The Catamounts have a first-year defensive coordinator, Dustin Landry, who coached in 2015 at Holmes Community College in Goodman, MS.
“He’s spent time at ACC schools and SEC schools. He has a good understanding of the run fits and everywhere that he’s been, from a passing game standpoint, he’s been up at the tops in the nation defending the pass. We have a tremendous amount of respect for the way he coaches the defensive backfield and also how he’s going to run that defense. Those are the things that we’re really concerned about because they are so gap sound. We’re going to have to play great fundamental football offensively and when we have a chance to make a big play, we have to make it. That’s what we’re concentrating on right now.”
Party like it’s 1999
Montgomery was a senior at Duke in 1999 when the Blue Devils played in ECU’s home opener after the Pirates began the season with a 30-23 win over West Virginia in Charlotte. ECU won, 27-9.
Montgomery remembers the atmosphere as being something special. He’s looking forward to the Pirates’ entrance on Saturday night and the fan base is looking forward to welcoming him.
“That anticipation is something that’s constant,” Montgomery said. “It’s a constant anticipation at this point in time because we’re getting closer to that moment. Seventeen years ago, when we came out of the other side, as much as people say it’s hard to come out and play in those environments, you really enjoyed it because you realized that — wow — this is big-time football culture.
“You didn’t know the next time you’d be coming out or being able even to have a chance. It was my senior year so to run out in college stadiums and have that feeling — so thank God I’ve been blessed to the point where I can actually run out on the correct sideline and be able to enjoy the energy and enthusiasm that the people in Dowdy-Ficklen provide.”
Duke QBs comparison
Montgomery has been quarterbacks coach and offensive coordinator at Duke the last two seasons.
Thomas Sirk led the Blue Devils in rushing and passing last season.
Philip Nelson, a former starter at Minnesota, has won the starting quarterback job for the Pirates. Montgomery was asked to compare Nelson to some of the quarterbacks he worked with at Duke.
“We’ve had some guys at Duke that had tremendous arm talent, that could run and that’s kind of where the comparables start because at this point in time I haven’t been in a true war with Phil yet on the field but his accuracy is above a lot of the people we’ve been on the field with,” Montgomery said. “He has great poise and pocket awareness. He won’t leave the pocket unless he needs to. … He can throw the ball down the field. We ran the ball a little bit more with our quarterback last year than we did our first couple of years when I first got back.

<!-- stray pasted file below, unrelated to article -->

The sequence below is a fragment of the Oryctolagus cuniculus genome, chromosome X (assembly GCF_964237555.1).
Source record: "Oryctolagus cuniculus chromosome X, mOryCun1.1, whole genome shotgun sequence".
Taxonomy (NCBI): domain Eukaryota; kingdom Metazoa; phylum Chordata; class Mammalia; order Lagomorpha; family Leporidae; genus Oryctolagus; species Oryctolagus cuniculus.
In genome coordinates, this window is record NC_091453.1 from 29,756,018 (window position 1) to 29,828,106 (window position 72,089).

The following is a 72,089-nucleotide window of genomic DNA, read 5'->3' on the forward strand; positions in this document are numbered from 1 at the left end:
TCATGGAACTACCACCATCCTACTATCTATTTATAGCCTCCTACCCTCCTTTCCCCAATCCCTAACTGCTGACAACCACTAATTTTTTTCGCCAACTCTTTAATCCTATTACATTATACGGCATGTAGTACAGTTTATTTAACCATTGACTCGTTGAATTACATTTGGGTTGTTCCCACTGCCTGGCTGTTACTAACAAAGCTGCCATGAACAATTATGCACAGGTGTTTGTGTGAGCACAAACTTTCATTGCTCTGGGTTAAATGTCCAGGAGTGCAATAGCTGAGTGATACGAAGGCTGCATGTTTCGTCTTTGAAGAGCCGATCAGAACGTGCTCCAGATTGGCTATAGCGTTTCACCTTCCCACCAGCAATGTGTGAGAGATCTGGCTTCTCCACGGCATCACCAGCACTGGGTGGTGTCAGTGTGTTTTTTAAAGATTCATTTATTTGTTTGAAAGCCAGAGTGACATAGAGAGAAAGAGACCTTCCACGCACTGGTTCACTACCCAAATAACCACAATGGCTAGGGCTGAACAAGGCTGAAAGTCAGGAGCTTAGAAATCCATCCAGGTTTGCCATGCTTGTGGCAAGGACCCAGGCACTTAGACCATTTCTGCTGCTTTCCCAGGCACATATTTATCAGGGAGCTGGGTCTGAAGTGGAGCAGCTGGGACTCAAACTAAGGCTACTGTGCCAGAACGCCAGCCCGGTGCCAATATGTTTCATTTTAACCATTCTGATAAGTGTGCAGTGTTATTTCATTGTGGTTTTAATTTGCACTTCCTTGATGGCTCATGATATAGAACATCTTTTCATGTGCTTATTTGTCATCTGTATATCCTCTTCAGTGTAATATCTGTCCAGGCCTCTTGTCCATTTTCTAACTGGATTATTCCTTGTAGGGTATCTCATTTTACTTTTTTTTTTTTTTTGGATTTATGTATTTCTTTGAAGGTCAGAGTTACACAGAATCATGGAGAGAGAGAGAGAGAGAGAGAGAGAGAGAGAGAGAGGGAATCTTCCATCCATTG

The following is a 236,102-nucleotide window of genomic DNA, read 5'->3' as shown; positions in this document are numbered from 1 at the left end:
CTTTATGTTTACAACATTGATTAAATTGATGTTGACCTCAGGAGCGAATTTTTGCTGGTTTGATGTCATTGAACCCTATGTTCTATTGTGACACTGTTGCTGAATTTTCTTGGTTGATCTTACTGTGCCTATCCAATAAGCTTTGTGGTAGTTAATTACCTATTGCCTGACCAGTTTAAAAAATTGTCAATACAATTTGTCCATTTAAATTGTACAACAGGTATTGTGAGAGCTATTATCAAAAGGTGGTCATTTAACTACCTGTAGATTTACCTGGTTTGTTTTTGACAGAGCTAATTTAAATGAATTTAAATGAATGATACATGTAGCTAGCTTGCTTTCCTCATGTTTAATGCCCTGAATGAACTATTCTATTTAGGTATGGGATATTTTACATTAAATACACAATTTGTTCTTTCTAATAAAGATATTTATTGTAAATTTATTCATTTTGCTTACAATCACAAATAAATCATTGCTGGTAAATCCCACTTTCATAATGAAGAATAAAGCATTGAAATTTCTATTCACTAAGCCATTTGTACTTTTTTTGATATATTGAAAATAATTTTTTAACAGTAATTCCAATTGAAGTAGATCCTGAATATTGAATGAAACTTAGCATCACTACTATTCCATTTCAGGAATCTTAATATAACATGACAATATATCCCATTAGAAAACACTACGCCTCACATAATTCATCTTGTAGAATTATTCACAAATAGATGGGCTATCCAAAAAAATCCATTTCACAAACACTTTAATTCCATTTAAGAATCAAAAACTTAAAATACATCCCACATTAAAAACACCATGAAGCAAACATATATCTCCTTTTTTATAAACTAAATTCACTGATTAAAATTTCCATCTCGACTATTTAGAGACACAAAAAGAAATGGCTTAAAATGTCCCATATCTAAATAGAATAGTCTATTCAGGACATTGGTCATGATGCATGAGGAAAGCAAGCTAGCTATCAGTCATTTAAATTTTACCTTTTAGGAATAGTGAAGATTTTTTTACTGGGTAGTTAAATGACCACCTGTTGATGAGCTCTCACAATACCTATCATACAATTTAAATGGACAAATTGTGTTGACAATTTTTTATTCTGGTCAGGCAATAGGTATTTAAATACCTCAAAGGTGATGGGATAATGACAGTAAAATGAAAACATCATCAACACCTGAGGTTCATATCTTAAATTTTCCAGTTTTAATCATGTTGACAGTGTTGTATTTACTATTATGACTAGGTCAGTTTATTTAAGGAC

“We had a kind of a different type of quarterback. Comparing him would be kind of a hard compare but I know that he is tremendously talented. He has great arm talent, like I said before. He just has poise. I’m impressed with a quarterback that has poise at this time. A lot of guys will break down in their fundamentals and leave the pocket and just try to look for guys wide open.
“He’s great in his reads. He does a great job of listening to what coach (Tony) Petersen (offensive coordinator, quarterbacks coach) and I tell him. We’re really happy that he is who he is at this point in time but we’ve still got to go to war.”
No real rituals or superstitions
Montgomery said he isn’t given to anything but good preparation in anticipation of a game. He said he has no rituals to speak of, no superstitions.
“Not really, outside of a great week of work,” Montgomery said. “My whole week is probably a routine and a superstition because everything has been mapped out since we got here in February. We knew what time we were practicing. We knew what time we were hitting the field. We knew what time we were coming off the field. We knew what the periods were. We adjusted the periods inside the minutes on what we do so I have to feel really good about the process of how we practice and how we meet, how we come off the field and the time on the field. … All those things — that’s my superstition. Our routine is our routine for a reason. Those things have to be in order and when they are I can come over here and at any time and get dressed. I’ll spend a lot of time focusing and praying between now and then.
“A lot of times, the health of our players is what I pray for and that they get a chance to go out and compete at the highest level they possibly can.”
First time for everything
There’s a first time for everything and Saturday night will be Montgomery’s first game as a head coach.
“Trying to stay right in the moment and not get ahead — stay in our process,” Montgomery said of his priorities. “Really, really do a good job of also understanding everything else that comes with this week. … I still have to run. I still have to put myself in the situation to where we recruit all times of the day. I’m trying to keep my routine the same as much as I possibly can because it allows me to do the job.
“The other part — I have more time because I’m not the one writing everything on the board. I don’t have to write the entire game plan. I’m not typing it into the computer. A lot of people don’t realize the coordinator, he’s his own secretary most of the time because none of the coordinators want you near their call sheet. They want to make sure that they do it all.
“That eight or nine hours that I have during the week, I’ve been able to spend more time reading just different situations in the game but also making sure that our players are focused, watching them and meeting with our captains and listening to the concerns of our captains and what we need to do moving forward.
“I’m trying to stay on routine as much as I can.”